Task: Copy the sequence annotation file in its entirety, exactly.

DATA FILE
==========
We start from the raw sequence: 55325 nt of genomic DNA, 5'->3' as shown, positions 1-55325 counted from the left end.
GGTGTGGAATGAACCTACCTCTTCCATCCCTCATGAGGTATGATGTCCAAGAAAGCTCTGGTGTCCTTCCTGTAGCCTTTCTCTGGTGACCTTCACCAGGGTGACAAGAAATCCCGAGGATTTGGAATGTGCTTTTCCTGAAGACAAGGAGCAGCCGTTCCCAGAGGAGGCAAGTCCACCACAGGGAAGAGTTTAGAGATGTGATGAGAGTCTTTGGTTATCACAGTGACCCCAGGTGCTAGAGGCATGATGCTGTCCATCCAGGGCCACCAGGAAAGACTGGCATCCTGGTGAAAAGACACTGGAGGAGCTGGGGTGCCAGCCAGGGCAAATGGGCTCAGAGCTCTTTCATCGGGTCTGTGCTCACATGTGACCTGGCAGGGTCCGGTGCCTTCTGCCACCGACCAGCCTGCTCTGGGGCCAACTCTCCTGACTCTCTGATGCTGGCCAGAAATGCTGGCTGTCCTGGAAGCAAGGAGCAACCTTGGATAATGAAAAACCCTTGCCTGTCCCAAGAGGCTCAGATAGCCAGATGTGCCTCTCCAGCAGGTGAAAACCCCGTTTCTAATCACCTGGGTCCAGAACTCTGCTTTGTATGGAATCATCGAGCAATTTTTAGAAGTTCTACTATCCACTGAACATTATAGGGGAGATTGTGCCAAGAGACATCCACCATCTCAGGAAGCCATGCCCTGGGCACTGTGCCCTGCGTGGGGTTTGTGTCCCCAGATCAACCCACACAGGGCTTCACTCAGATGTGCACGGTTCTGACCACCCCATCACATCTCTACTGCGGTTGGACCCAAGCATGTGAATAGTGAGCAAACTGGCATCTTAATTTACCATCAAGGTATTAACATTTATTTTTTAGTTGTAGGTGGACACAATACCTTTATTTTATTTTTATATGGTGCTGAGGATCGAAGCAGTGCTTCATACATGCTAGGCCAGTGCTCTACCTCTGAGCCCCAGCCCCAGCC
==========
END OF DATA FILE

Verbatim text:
We start from the raw sequence: 55325 nt of genomic DNA, 5'->3' as shown, positions 1-55325 counted from the left end.
GGTGTGGAATGAACCTACCTCTTCCATCCCTCATGAGGTATGATGTCCAAGAAAGCTCTGGTGTCCTTCCTGTAGCCTTTCTCTGGTGACCTTCACCAGGGTGACAAGAAATCCCGAGGATTTGGAATGTGCTTTTCCTGAAGACAAGGAGCAGCCGTTCCCAGAGGAGGCAAGTCCACCACAGGGAAGAGTTTAGAGATGTGATGAGAGTCTTTGGTTATCACAGTGACCCCAGGTGCTAGAGGCATGATGCTGTCCATCCAGGGCCACCAGGAAAGACTGGCATCCTGGTGAAAAGACACTGGAGGAGCTGGGGTGCCAGCCAGGGCAAATGGGCTCAGAGCTCTTTCATCGGGTCTGTGCTCACATGTGACCTGGCAGGGTCCGGTGCCTTCTGCCACCGACCAGCCTGCTCTGGGGCCAACTCTCCTGACTCTCTGATGCTGGCCAGAAATGCTGGCTGTCCTGGAAGCAAGGAGCAACCTTGGATAATGAAAAACCCTTGCCTGTCCCAAGAGGCTCAGATAGCCAGATGTGCCTCTCCAGCAGGTGAAAACCCCGTTTCTAATCACCTGGGTCCAGAACTCTGCTTTGTATGGAATCATCGAGCAATTTTTAGAAGTTCTACTATCCACTGAACATTATAGGGGAGATTGTGCCAAGAGACATCCACCATCTCAGGAAGCCATGCCCTGGGCACTGTGCCCTGCGTGGGGTTTGTGTCCCCAGATCAACCCACACAGGGCTTCACTCAGATGTGCACGGTTCTGACCACCCCATCACATCTCTACTGCGGTTGGACCCAAGCATGTGAATAGTGAGCAAACTGGCATCTTAATTTACCATCAAGGTATTAACATTTATTTTTTAGTTGTAGGTGGACACAATACCTTTATTTTATTTTTATATGGTGCTGAGGATCGAAGCAGTGCTTCATACATGCTAGGCCAGTGCTCTACCTCTGAGCCCCAGCCCCAGCC